The Cumberland River Compact provides unique experiences to meet people where they are in their journey of environmental knowledge so they can take active roles in their schools, homes, and communities. We do this through events like our summer Waterfest that connects environmental learning and summer fun, our River Talks series that connects our community to movers and thinkers, and finally, through a variety of youth education programs that we take to the classroom and outdoors.
When stewardship calls
For some, our biodiversity calls them to be a water steward. For others, natural beauty may be the source of artistic inspiration. Others may enjoy learning how history has shaped and been shaped the Cumberland River.
In any case, when students select to take our Winterim course, they have the opportunity to connect with water through a variety of activities and hands-on learning experiences that foster their understanding of the natural world.
Cumberland River curriculum
Our Cumberland River curriculum is one of our most unique programs, taught each January at Harpeth Hall’s Winterim. During the Winterim, students are able to explore their interests through experiential learning outside of the traditional classroom experience. For instance, on-campus Winterim offerings for 9th and 10th-grade girls cover things like Forensics, Jane Austen novels, typography, and more.
Our course, The Wild, Weird, and Wonderful Cumberland River, uses a project-based learning approach to explore water and the environment from art, science, engineering, and historical perspectives.
For instance, students might have the opportunity to dive deep into environmental issues on their campus or in their neighborhood looking at things like stream impairments, stormwater infrastructure (or lack thereof), or threats to biodiversity.
As these students go on to become the next generation of water advocates and environmental stewards, courses like this, as well as continued opportunities to engage with our natural world, will empower them to take action in their schools and communities.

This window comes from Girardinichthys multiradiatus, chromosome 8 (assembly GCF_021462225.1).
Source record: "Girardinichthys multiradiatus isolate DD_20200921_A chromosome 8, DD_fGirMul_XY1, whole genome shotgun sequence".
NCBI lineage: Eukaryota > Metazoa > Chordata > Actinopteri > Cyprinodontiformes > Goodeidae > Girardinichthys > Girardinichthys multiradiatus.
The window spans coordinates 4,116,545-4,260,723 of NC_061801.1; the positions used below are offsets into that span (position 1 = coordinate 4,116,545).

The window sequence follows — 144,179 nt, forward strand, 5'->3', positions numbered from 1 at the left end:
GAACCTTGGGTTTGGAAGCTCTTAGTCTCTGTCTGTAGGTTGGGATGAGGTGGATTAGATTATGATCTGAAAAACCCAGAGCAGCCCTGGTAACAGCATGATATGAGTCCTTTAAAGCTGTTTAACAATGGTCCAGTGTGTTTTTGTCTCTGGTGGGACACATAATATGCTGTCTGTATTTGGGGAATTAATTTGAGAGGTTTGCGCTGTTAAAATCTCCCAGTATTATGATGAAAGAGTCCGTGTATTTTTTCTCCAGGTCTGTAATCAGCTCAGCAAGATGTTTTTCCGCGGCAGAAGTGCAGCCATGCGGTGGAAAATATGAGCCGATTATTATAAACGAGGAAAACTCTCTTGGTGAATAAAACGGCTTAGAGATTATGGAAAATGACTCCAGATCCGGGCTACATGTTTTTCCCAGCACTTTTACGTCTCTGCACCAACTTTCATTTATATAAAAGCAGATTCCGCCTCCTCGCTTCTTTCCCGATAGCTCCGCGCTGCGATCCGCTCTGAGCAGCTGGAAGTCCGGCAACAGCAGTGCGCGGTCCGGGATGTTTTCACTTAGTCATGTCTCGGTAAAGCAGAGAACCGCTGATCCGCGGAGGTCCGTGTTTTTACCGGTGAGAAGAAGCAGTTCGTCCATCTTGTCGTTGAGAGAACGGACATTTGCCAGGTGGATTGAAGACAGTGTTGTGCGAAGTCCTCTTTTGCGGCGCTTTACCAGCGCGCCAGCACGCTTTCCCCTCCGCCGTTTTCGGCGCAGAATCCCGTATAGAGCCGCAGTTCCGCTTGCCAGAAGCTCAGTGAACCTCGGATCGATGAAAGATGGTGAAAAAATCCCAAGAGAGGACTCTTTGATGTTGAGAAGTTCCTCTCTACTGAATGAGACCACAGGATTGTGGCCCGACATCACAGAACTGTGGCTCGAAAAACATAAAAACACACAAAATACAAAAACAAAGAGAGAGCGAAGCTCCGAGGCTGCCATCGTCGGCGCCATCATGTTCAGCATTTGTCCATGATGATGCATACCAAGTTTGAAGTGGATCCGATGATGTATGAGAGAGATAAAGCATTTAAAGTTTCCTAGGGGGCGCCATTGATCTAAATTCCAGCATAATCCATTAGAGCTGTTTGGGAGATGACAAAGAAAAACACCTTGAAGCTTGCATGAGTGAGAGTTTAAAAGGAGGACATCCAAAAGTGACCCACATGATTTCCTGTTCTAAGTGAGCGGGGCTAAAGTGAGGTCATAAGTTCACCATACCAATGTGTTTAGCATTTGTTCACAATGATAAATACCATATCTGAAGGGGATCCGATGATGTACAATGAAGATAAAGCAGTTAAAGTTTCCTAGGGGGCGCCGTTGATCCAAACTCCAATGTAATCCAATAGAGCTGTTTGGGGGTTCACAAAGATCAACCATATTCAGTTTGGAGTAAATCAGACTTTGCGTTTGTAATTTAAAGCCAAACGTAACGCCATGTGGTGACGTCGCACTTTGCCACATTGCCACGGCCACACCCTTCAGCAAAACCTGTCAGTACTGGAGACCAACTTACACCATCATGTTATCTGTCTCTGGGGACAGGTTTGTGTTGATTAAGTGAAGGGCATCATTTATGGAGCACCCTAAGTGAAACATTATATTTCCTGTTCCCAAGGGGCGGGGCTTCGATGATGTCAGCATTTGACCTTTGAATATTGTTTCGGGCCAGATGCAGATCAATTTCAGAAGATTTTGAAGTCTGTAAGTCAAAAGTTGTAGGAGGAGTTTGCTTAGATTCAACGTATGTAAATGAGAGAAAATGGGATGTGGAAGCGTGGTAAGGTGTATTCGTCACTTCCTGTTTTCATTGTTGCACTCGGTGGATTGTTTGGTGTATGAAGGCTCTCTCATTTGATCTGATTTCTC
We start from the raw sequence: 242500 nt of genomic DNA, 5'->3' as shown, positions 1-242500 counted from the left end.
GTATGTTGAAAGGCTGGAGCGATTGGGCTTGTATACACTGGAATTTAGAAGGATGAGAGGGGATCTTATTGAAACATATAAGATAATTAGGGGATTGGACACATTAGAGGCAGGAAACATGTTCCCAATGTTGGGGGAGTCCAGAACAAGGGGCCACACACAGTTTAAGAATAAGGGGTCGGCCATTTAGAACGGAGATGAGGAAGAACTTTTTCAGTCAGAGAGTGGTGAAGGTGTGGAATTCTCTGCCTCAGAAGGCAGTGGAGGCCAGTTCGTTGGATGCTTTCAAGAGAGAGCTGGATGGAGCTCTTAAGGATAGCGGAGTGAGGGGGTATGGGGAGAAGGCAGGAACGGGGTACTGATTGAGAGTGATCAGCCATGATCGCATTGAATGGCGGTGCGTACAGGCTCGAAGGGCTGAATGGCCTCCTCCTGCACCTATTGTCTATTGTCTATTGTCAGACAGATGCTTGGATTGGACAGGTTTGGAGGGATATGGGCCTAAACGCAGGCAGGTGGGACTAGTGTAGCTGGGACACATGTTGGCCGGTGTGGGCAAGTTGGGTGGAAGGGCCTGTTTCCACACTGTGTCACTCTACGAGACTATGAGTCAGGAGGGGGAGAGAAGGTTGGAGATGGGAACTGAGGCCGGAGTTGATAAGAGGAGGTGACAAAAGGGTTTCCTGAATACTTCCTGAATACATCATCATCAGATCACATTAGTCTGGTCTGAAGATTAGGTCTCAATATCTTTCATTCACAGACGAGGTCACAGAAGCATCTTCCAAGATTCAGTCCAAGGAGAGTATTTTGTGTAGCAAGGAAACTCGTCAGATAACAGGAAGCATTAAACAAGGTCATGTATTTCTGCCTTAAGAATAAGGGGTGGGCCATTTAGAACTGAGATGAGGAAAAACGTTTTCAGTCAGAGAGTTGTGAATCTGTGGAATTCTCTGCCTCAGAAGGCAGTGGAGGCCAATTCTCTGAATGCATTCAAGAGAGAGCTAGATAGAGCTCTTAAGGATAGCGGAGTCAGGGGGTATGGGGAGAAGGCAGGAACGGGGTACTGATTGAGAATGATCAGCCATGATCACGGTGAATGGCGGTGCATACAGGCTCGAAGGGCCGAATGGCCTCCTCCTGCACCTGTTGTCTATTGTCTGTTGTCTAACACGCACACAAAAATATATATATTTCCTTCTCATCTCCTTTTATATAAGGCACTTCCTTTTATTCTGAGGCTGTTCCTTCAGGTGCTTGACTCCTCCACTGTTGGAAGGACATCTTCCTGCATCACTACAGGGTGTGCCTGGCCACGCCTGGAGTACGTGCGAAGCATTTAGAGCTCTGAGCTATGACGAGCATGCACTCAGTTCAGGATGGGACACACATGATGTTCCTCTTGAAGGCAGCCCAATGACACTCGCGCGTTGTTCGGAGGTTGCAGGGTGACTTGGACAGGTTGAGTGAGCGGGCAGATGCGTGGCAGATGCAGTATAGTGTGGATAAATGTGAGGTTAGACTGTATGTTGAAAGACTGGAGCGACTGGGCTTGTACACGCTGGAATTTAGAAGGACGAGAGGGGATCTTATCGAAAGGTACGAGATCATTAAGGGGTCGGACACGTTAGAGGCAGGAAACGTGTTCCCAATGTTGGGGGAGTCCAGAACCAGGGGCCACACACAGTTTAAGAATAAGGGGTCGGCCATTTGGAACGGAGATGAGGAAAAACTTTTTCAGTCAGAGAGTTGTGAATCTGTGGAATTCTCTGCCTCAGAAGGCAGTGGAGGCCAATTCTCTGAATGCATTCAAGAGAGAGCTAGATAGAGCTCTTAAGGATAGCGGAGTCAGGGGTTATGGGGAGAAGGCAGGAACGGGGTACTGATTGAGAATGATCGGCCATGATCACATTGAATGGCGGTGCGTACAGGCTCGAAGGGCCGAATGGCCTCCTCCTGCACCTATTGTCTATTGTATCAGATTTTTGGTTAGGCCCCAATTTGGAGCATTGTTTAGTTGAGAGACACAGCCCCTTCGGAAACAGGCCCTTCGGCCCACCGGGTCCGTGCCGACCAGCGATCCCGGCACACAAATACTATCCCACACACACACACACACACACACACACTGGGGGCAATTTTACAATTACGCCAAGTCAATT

- Viewing of “Voyage of an Adventure”, exploring John Donelson’s journey down the Tennessee and Cumberland Rivers.
- Field Trip to the Tennessee State Museum with a museum educator.
- Water marbling art reflects the geography and geology of our watershed.
- A modified version of our popular Creek Critters program explores the Biodiversity of our region.
- Photography exploration of the “Taming of the Cumberland” and the implications on today.
- Students use green infrastructure and data from iCreek and Model My Watershed to create a plan for reducing run-off on Harpeth Hall’s campus.
- Field Trip to The River Center to see the Cumberland River, downtown green infrastructure practices, and more.
What students get from our course
At the end of the 3-week course, students gain skills and confidence to discuss environmental issues and opportunities in the areas they care about. We are always so excited to see the new connections students form at the end of the course; from spotting green infrastructure techniques around town to watching where the water flows when it rains or having a new appreciation for the history of the river.
If you are interested in bringing the Cumberland River curriculum to your school, please reach out to firstname.lastname@example.org! Although the curriculum is specially designed for Harpeth Hall, there are units that are transferable to different settings. For example, there are 4 lessons that make up the campus run-off project that are replicable in high school classes.
Our Cumberland River curriculum is modeled after the Hudson River curriculum taught at the Masters School in upstate New York. Thanks to the generous support of Mrs. Margaret Smith Warner and Mr. Overton T. Smith, on behalf of the Henry Laird Smith Family Foundation, we are able to provide our own version here in Middle Tennessee.